Historic review panel delays approval for Westfield’s State Road 32 plans
The State Road 32 expansion project in downtown Westfield hit a speed bump Wednesday when the Indiana Historic Preservation Review Board of the Department of Natural Resources voted to prolong the proposed route’s review by at least 30 days.Read More
Financial concerns cast doubt on State Road 32 project
The Westfield City Council president is questioning whether to move forward with a road-widening project more than a decade in the making over concerns that it will exceed its budget.Read More
Martinsville expects downtown traffic boom from I-69-related highway closure
A five-mile stretch of State Road 37 will be closed most of this year because of work on Interstate 69, and many local businesses expect a big influx of traffic through downtown as a result.Read More
Cummins to pay $4.5M for Greenwood site in revision to firm’s deal with city
Cummins announced last year that it planned to build a $35 million office building at the corner of Interstate 65 and County Line Road, but the pandemic has the engine maker rethinking how to best use that site.Read More
Republicans have rejected Biden’s proposed corporate tax increase to pay for new investments, and instead want to shift unspent COVID-19 relief dollars to help cover the costs.
The Noblesville City Council approved vehicle excise and wheel taxes Tuesday to generate $1.8 million in annual revenue starting next year. The money is slated to pay for a portion of the city’s estimated $113 million Pleasant Street extension project.
Jennifer Beck, a senior project manager for INDOT, appeared before the Westfield City Council to alleviate fears that an estimated $15 million project expanding State Road 32 from two lanes to four would cost the city far more than expected.
The man known during his campaign as “Mayor Pete” faces the first test of that potential in his first job in Washington: Selling a $2.3 trillion infrastructure program that will be paid for with corporate tax hikes.
Games will be played throughout Indiana beginning Wednesday in Evansville, Indianapolis, Bloomington and West Lafayette.
The North Split project, which was first announced in 2017, will reconfigure the Interstate 65/Interstate 70 interchange on the northeast side of downtown.
The state’s Community Crossings grant program has awarded more than $730 million to projects in all 92 counties over the past four years.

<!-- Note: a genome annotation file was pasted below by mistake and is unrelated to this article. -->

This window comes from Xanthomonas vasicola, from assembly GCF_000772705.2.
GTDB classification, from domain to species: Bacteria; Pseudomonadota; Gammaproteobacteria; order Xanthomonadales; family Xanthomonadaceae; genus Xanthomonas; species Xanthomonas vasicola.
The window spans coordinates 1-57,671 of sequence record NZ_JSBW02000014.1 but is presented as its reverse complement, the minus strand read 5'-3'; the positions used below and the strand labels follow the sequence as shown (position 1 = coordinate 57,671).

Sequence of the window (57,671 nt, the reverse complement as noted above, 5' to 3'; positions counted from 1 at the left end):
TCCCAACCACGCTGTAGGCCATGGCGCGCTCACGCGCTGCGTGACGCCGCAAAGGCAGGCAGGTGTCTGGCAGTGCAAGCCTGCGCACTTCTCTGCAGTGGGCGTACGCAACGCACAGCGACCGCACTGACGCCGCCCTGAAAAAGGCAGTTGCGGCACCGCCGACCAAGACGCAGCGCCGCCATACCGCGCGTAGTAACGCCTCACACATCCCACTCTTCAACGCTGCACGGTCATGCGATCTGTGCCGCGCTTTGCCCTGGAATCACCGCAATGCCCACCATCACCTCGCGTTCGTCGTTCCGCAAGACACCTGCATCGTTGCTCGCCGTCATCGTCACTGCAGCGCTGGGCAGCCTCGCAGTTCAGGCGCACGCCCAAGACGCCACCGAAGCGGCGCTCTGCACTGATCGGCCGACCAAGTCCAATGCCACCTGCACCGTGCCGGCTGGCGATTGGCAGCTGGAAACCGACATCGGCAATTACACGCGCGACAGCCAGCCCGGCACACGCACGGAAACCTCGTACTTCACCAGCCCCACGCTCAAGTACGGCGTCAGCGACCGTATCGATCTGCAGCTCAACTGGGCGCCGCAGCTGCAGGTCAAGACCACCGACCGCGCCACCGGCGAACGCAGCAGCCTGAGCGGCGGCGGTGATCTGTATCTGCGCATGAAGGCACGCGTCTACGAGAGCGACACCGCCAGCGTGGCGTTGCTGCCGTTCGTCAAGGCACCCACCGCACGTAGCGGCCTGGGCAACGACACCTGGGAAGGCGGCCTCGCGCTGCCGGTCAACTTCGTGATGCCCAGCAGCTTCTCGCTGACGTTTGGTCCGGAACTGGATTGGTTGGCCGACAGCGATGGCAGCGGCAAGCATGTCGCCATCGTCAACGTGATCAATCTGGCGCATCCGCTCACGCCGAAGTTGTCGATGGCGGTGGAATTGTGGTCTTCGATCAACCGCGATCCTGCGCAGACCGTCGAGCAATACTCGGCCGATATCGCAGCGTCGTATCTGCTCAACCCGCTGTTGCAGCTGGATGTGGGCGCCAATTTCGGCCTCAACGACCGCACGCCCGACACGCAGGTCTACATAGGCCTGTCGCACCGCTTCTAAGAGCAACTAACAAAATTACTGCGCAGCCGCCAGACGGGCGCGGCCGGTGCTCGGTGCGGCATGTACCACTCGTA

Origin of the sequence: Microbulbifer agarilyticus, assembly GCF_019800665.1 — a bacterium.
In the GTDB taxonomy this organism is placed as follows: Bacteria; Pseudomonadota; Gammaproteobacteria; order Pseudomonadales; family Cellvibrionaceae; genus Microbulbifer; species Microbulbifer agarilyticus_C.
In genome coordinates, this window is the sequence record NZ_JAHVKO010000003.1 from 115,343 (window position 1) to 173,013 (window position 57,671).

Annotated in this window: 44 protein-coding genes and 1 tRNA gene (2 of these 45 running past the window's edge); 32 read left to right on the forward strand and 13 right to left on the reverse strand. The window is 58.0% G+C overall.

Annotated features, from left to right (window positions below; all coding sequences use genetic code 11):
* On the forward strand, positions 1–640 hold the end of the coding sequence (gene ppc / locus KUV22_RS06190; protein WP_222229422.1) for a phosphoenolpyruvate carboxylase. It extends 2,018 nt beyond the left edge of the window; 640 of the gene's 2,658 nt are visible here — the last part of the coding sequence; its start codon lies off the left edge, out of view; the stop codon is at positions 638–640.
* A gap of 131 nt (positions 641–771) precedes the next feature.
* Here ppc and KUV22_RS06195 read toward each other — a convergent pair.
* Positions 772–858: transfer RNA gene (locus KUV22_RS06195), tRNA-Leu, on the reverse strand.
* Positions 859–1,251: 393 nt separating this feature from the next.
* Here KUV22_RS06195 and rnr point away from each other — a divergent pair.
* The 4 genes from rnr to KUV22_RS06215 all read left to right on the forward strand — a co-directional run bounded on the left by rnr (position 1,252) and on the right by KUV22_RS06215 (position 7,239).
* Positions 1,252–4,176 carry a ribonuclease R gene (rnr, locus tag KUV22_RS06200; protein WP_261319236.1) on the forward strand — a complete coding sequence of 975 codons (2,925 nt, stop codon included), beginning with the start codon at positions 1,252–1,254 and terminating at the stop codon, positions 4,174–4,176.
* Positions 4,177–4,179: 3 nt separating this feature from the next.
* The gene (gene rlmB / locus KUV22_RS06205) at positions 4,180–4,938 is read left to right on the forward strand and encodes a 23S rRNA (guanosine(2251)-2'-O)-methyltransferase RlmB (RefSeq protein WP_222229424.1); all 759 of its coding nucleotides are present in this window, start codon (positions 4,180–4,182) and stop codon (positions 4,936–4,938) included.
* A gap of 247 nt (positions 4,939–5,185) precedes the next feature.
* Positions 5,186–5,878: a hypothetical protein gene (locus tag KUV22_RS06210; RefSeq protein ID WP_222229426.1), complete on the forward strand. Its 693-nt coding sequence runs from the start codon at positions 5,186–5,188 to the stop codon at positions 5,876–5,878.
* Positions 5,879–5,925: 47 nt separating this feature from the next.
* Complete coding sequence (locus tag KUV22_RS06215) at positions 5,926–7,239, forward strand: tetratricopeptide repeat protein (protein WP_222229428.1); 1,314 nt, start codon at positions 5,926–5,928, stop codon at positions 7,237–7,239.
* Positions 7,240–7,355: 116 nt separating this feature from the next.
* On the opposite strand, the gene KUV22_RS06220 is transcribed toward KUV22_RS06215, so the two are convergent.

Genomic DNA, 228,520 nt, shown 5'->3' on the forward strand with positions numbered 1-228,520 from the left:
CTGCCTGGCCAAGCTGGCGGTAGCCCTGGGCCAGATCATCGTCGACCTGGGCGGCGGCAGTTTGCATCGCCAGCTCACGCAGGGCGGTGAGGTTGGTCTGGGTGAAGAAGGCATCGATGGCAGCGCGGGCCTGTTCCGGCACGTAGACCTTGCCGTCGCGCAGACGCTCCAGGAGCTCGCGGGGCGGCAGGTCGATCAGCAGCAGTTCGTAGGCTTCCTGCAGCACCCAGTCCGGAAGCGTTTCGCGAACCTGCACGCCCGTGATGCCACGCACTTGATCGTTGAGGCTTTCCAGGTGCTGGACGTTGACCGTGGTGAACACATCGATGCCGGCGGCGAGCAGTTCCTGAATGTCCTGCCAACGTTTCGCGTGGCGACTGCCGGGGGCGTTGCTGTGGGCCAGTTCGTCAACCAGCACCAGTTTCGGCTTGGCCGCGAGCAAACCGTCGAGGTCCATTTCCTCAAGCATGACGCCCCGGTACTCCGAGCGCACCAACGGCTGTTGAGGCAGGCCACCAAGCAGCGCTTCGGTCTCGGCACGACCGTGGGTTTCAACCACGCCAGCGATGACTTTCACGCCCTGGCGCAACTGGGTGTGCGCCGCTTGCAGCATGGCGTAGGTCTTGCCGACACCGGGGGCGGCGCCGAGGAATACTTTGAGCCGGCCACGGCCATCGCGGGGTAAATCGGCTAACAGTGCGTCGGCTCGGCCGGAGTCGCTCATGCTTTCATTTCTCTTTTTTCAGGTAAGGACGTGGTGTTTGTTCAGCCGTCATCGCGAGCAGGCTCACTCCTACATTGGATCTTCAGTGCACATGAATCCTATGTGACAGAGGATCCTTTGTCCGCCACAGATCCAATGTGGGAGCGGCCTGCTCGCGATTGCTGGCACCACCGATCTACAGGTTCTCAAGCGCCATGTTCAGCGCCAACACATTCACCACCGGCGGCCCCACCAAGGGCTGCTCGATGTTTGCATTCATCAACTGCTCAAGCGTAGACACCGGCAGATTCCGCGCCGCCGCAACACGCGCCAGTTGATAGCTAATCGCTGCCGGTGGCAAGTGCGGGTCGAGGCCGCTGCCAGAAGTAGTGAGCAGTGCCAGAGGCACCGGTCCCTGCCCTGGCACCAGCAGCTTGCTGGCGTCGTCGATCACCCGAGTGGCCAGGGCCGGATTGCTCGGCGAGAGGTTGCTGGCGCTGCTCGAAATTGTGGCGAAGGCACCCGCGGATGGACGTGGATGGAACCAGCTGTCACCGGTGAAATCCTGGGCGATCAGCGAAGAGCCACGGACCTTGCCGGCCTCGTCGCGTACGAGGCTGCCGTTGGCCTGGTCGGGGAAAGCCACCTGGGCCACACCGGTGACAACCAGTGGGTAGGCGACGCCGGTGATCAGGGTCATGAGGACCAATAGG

The Indiana Department of Transportation plans to partially or totally close two bridges over interstates at the northern edge of Fountain Square for 12 days each starting next week.
The launch of a $63 million project to add an interchange and rework another is likely to fuel a new blitz of commercial development in the state’s fastest-growing town.
Officials are estimating the corridor improvements will run $47 million over the project’s original $124 million budget.
The project, similar to one under way on the east side of Indianapolis, will close lanes in both directions over different periods starting May 22.
With the ongoing spread of COVID-19 in Indiana, many regular aspects of life have come to a halt, but one normalcy is continuing: road construction.
The Indiana Department of Transportation said it was accelerating planned construction on the interstate while traffic is down about 40%.
The $475,000 grant will fund a study of reconstruction options for the inner loop except for the north split, the first phase of the project, which has already begun. The Indy Chamber Foundation said the study will “inform implementation efforts” in the year 2030 and beyond.
Calling her state’s roads “the most beat up and dangerous in the country,” Michigan Gov. Gretchen Whitmer announced Wednesday that she will borrow $3.5 billion to rebuild deteriorating highways and bridges over five years.
State highway officials expect to close a section of the main route between Indianapolis and Bloomington for 10 months in 2021 during work on the next stage of the Interstate 69 extension project.
As Illinois prepares to join Michigan in the recreational pot market on Wednesday, officials are renewing warnings to consumers against carrying such products over state lines.
The lion’s share of Fishers’ recent high-intensity development has taken place at East 116th Street and Interstate 69, but a wave of projects is coming together just to the south.